What Are Different Tournament Categories In Tennis?

What Are Different Tournament Categories In Tennis?

by Nurein Ahmed

Being a tennis fan can be extremely overwhelming when you have to keep up with a multitude of matches every day for an entire year.

But with significant reforms to the calendar, it makes it easier to follow and watch the most important events, the biggest matches, and the world's best players simply sticking to a particular tennis tournament.

In this article, we'll look at the different tournament categories in tennis whilst also highlighting their competitiveness and their level on the tennis ladder.

Grand Slams

Grand Slams occupy the highest level of professional tennis competition. It is made of four tournaments, namely Australian Open, Roland Garros, Wimbledon, and US Open.

Grand Slam tournaments allow the highest number of playing fields, with 128 players entering the main draw. Grand Slams offer 2000 ranking points to the winning player in the singles competition, which is the most of any tournament level.

Men and women earn equal prize money at all four major tournaments. Grand Slams are played across three surfaces: hard, clay, and grass courts.

ATP/WTA Finals

Formerly known as Masters Cup for the men and WTA Tour Championships for the women, the season-ending ATP and WTA Finals remain the most prestigious tournaments outside the four Grand Slams.

This is a special tournament in that only the eight best players in a calendar year qualify and compete in a round-robin format pitting two groups of four up until the semifinal when knockouts take effect.

This season-ending finale is played in the final week of the tennis calendar and is played exclusively indoors on a hard court.

ATP Masters 1000/WTA 1000

The WTA aligned its tournament categories from this level to match those of the ATP since 2021. The number of tournaments in this category is nine across both ATP and WTA tours. Some of the tournaments are held jointly during the course of the season, such as Indian Wells, Miami Open, Madrid Open, Italian Open, and Cincinnati Masters.

The Masters/WTA 1000 category features a 56-player draw, although five of those tournaments have an expanded 96-player draw as of 2023, such as Indian Wells, Miami, Madrid, Rome, and Shanghai, and will be played over a two-week period. Tournaments such as the Canadian Open and Cincinnati will also follow suit by 2025.

As the category implies, 1000 ranking points are on offer to the winning player in this category and are played primarily on hard and clay courts.


This is the fourth-highest level of the tennis tournament category. The 500 level has 13 ATP tournaments and 12 on the WTA side and is played across four continents. The ATP and WTA 500 tournaments are played on three different surfaces: hard, clay, and grass.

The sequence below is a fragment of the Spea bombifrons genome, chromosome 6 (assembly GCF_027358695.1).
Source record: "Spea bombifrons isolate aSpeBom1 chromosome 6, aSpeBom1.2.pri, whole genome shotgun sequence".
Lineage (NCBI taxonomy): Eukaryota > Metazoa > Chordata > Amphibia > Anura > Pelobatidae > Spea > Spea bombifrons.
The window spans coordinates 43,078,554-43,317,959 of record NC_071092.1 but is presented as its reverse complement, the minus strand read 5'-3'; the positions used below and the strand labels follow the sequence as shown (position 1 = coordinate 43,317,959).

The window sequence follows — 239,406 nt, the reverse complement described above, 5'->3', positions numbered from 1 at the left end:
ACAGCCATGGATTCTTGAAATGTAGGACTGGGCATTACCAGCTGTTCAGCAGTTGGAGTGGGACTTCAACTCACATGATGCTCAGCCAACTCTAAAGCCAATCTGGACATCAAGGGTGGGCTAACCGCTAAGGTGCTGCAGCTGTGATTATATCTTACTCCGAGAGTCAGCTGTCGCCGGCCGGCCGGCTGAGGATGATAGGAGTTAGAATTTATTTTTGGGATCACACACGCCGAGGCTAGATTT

The winner collects a maximum of 500 points (480 on the WTA). Depending on the tournament, the entry list tends to feature a 32 or 48-singles-player draw.


This is the lowest level of Tour level tennis on both the ATP and WTA tours. It offers a maximum of 250 ranking points (280 on the WTA). There are 38 tournaments on the ATP side, while 30 are on the slate on the WTA.

The 250 category has the highest number of slots on the tennis calendar to give lesser-ranked players the chance to build their ranking and make an adequate amount of prize money on a consistent basis. It features between 28 to 32 players in the main draw.

ATP Challenger/WTA 125 Series

The ATP Challenger is the second tier of men's tennis after the ATP Tour. The women's equivalent for this category is the WTA 125 series. This category acts as a pathway to forging a career in the upper echelons of the sport and bridges the gap between ITF tennis and ATP Tour levels.

Following an overhaul of the tournaments system in 2023, points accrued in this category will be based on the tournament's code for the men's (Challenger 175, 125, 100, 75, 50), while the women's will have a standard point format for all 125 series (160 points to the winner).

ITF World Tour

The ITF World Tour is the entry-level staircase in the world of the tennis profession. Known as the Futures circuit until 2019, the ITF Tour underwent a major reform in 2019 announcing significant changes in its rankings system while simultaneously looking to improve the financial situation of junior players who are climbing the transition ladder to the senior level.

There are over 1000 tennis tournaments in this category all over the globe. The men's tour comprises two prize money levels of tournaments - M15 ($15,000) and M25 ($25,000), while the women's has five prize money levels - W15 ($15,000), W25 ($25,000), W60 ($60,000), W80 ($80,000), W100 ($100,000).

Results at this level are also factored in the ATP and WTA rankings allowing players to leap into the Challenger and WTA 125 series and eventually the long road to becoming a top star on the ATP and WTA tours.


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